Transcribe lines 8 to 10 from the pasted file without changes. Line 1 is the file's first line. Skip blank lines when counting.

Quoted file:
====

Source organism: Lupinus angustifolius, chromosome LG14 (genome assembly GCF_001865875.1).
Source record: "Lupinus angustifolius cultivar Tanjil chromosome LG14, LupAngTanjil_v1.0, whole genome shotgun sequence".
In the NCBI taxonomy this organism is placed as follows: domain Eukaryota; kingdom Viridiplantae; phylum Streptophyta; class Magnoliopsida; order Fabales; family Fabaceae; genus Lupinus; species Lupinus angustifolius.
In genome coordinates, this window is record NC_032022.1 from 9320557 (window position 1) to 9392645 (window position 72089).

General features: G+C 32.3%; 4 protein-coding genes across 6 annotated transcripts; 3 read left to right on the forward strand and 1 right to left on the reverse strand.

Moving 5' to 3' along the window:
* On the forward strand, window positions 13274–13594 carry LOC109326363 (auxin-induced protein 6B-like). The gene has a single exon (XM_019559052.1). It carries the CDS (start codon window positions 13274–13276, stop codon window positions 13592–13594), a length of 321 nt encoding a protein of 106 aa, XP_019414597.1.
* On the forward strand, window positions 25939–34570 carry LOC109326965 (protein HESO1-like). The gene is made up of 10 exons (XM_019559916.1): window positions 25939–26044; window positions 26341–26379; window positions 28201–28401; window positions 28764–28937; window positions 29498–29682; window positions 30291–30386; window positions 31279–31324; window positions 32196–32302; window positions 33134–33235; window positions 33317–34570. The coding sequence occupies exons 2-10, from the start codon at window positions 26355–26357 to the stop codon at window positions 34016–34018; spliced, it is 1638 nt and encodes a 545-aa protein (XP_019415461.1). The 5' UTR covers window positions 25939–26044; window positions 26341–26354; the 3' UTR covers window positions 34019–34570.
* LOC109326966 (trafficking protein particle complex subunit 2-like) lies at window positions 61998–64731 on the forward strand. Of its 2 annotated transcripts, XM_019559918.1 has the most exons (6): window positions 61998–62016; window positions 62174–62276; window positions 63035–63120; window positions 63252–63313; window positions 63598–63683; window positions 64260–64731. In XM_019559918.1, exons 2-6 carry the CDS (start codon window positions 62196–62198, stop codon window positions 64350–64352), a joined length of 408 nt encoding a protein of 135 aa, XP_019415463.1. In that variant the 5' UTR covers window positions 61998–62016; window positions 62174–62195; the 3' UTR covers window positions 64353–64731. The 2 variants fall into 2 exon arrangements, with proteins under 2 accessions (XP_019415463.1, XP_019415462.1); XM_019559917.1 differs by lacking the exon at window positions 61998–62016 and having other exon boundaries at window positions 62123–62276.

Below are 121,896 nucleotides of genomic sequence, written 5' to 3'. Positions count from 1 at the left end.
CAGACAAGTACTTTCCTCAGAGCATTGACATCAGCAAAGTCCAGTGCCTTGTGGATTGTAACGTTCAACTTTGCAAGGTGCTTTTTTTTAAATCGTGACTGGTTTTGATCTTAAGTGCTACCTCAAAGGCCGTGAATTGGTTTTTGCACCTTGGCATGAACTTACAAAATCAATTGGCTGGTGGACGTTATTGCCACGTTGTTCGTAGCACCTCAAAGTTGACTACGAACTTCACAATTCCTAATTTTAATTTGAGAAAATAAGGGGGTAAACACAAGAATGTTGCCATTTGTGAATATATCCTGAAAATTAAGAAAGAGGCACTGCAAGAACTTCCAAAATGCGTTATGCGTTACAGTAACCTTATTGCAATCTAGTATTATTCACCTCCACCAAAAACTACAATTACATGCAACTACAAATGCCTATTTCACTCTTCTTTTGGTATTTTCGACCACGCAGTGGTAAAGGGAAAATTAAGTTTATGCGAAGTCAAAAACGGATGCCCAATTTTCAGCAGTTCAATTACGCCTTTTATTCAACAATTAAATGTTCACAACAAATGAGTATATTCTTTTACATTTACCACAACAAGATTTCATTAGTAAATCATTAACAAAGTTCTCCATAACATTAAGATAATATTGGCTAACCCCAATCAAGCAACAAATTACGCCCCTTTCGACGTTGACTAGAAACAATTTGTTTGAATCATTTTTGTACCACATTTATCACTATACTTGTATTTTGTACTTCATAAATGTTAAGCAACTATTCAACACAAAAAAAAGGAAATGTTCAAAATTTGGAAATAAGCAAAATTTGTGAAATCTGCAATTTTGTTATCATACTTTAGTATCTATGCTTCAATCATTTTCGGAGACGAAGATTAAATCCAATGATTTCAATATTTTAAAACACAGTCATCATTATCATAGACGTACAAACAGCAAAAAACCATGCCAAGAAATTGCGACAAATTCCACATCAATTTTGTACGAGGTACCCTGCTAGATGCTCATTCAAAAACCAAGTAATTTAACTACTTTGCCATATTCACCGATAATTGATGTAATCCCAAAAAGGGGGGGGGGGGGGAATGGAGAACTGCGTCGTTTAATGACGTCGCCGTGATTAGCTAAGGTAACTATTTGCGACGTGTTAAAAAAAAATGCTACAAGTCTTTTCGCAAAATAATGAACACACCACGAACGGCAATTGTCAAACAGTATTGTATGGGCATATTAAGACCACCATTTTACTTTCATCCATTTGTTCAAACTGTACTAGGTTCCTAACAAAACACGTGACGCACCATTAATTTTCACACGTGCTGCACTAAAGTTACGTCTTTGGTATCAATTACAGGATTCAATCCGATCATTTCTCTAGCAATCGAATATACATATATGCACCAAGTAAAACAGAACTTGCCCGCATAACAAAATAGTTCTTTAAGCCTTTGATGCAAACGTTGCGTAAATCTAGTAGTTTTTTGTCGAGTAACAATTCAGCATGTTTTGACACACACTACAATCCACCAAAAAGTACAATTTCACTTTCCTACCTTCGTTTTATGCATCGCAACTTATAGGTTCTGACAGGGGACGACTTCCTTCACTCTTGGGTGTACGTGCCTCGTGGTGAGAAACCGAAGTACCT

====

* On the forward strand, window positions 25939–34570 carry LOC109326965 (protein HESO1-like). The gene is made up of 10 exons (XM_019559916.1): window positions 25939–26044; window positions 26341–26379; window positions 28201–28401; window positions 28764–28937; window positions 29498–29682; window positions 30291–30386; window positions 31279–31324; window positions 32196–32302; window positions 33134–33235; window positions 33317–34570. The coding sequence occupies exons 2-10, from the start codon at window positions 26355–26357 to the stop codon at window positions 34016–34018; spliced, it is 1638 nt and encodes a 545-aa protein (XP_019415461.1). The 5' UTR covers window positions 25939–26044; window positions 26341–26354; the 3' UTR covers window positions 34019–34570.
* LOC109326966 (trafficking protein particle complex subunit 2-like) lies at window positions 61998–64731 on the forward strand. Of its 2 annotated transcripts, XM_019559918.1 has the most exons (6): window positions 61998–62016; window positions 62174–62276; window positions 63035–63120; window positions 63252–63313; window positions 63598–63683; window positions 64260–64731. In XM_019559918.1, exons 2-6 carry the CDS (start codon window positions 62196–62198, stop codon window positions 64350–64352), a joined length of 408 nt encoding a protein of 135 aa, XP_019415463.1. In that variant the 5' UTR covers window positions 61998–62016; window positions 62174–62195; the 3' UTR covers window positions 64353–64731. The 2 variants fall into 2 exon arrangements, with proteins under 2 accessions (XP_019415463.1, XP_019415462.1); XM_019559917.1 differs by lacking the exon at window positions 61998–62016 and having other exon boundaries at window positions 62123–62276.

Below are 121,896 nucleotides of genomic sequence, written 5' to 3'. Positions count from 1 at the left end.